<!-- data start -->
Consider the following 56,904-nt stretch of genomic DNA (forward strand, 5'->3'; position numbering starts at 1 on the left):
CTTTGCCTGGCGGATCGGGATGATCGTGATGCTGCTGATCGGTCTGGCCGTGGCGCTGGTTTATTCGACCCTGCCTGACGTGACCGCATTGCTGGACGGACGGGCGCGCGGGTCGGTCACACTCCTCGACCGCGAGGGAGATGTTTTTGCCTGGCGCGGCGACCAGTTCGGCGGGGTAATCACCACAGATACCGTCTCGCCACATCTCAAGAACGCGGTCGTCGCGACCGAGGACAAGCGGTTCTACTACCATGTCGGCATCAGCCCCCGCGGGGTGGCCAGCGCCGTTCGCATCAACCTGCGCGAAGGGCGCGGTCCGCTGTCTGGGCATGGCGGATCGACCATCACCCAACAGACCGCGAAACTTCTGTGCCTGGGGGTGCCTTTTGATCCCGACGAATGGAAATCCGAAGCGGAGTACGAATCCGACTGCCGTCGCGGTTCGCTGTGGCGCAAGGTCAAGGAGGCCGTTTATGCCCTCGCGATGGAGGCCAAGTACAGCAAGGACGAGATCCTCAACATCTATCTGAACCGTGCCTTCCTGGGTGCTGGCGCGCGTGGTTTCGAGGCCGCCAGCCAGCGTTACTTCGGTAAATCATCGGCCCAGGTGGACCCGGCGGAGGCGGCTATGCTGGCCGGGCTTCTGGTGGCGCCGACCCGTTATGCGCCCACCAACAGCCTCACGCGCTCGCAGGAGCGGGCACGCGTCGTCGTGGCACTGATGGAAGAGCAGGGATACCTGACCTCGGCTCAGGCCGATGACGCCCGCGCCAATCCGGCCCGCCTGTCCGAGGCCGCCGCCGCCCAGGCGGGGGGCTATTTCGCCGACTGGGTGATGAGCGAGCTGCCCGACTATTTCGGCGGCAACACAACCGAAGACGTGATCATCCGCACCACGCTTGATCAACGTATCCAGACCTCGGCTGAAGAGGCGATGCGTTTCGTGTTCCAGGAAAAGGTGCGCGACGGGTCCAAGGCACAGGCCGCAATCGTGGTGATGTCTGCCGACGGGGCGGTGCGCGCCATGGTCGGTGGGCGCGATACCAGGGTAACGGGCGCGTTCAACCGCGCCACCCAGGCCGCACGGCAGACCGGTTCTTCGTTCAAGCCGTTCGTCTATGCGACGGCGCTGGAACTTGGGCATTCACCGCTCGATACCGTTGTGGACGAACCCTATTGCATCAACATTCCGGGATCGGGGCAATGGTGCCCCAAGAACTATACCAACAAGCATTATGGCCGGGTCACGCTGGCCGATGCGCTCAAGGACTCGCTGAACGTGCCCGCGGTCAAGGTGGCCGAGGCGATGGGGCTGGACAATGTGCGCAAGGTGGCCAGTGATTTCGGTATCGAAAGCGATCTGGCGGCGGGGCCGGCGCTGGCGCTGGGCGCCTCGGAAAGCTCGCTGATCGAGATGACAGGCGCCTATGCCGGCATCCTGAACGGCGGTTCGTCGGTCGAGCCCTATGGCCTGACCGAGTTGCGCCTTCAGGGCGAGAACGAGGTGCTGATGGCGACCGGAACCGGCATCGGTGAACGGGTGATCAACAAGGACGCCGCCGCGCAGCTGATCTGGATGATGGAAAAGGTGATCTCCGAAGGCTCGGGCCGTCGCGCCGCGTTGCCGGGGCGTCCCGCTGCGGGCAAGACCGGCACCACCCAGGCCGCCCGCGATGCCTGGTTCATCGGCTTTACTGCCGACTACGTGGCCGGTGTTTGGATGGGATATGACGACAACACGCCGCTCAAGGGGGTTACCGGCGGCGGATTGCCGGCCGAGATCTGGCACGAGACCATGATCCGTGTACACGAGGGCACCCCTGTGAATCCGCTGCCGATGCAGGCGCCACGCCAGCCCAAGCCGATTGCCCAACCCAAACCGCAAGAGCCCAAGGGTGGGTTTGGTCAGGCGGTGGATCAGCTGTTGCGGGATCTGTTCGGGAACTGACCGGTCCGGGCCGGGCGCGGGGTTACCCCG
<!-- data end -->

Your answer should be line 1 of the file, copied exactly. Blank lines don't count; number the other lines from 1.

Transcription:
Consider the following 56,904-nt stretch of genomic DNA (forward strand, 5'->3'; position numbering starts at 1 on the left):